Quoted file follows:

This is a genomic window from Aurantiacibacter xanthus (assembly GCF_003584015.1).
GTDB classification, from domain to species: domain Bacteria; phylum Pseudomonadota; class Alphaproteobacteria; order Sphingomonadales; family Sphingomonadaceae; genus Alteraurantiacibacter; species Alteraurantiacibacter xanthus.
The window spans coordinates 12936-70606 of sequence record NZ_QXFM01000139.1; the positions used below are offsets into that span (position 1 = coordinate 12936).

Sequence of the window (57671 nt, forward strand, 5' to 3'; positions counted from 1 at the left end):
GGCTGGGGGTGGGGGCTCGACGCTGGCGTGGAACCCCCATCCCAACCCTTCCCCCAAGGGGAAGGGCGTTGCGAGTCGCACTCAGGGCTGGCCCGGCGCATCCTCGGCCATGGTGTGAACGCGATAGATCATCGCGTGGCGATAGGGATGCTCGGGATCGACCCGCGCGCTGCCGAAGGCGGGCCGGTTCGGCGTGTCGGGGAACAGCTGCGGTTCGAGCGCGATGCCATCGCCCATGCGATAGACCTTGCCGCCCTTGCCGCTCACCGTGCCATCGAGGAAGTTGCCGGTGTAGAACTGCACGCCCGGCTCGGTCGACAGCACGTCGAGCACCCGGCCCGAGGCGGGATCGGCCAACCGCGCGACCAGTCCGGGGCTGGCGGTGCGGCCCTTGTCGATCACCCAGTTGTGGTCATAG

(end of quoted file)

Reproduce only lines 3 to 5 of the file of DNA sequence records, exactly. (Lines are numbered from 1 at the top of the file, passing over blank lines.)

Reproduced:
The window spans coordinates 12936-70606 of sequence record NZ_QXFM01000139.1; the positions used below are offsets into that span (position 1 = coordinate 12936).

Sequence of the window (57671 nt, forward strand, 5' to 3'; positions counted from 1 at the left end):
GGCTGGGGGTGGGGGCTCGACGCTGGCGTGGAACCCCCATCCCAACCCTTCCCCCAAGGGGAAGGGCGTTGCGAGTCGCACTCAGGGCTGGCCCGGCGCATCCTCGGCCATGGTGTGAACGCGATAGATCATCGCGTGGCGATAGGGATGCTCGGGATCGACCCGCGCGCTGCCGAAGGCGGGCCGGTTCGGCGTGTCGGGGAACAGCTGCGGTTCGAGCGCGATGCCATCGCCCATGCGATAGACCTTGCCGCCCTTGCCGCTCACCGTGCCATCGAGGAAGTTGCCGGTGTAGAACTGCACGCCCGGCTCGGTCGACAGCACGTCGAGCACCCGGCCCGAGGCGGGATCGGCCAACCGCGCGACCAGTCCGGGGCTGGCGGTGCGGCCCTTGTCGATCACCCAGTTGTGGTCATAG